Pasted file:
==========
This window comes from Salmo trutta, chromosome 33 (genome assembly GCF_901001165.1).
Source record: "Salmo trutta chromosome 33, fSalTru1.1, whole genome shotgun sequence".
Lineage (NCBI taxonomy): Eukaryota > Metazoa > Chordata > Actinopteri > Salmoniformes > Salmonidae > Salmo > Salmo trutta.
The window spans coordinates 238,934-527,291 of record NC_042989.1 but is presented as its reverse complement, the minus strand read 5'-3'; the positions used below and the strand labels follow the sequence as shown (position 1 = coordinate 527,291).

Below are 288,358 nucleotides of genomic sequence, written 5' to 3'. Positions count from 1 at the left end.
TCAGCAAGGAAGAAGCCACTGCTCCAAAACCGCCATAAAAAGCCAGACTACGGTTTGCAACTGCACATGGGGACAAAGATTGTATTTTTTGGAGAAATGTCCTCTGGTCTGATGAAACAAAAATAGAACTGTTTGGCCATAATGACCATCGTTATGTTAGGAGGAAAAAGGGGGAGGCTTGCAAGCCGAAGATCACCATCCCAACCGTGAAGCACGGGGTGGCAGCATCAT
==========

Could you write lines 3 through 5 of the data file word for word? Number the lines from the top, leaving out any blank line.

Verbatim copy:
Lineage (NCBI taxonomy): Eukaryota > Metazoa > Chordata > Actinopteri > Salmoniformes > Salmonidae > Salmo > Salmo trutta.
The window spans coordinates 238,934-527,291 of record NC_042989.1 but is presented as its reverse complement, the minus strand read 5'-3'; the positions used below and the strand labels follow the sequence as shown (position 1 = coordinate 527,291).

Below are 288,358 nucleotides of genomic sequence, written 5' to 3'. Positions count from 1 at the left end.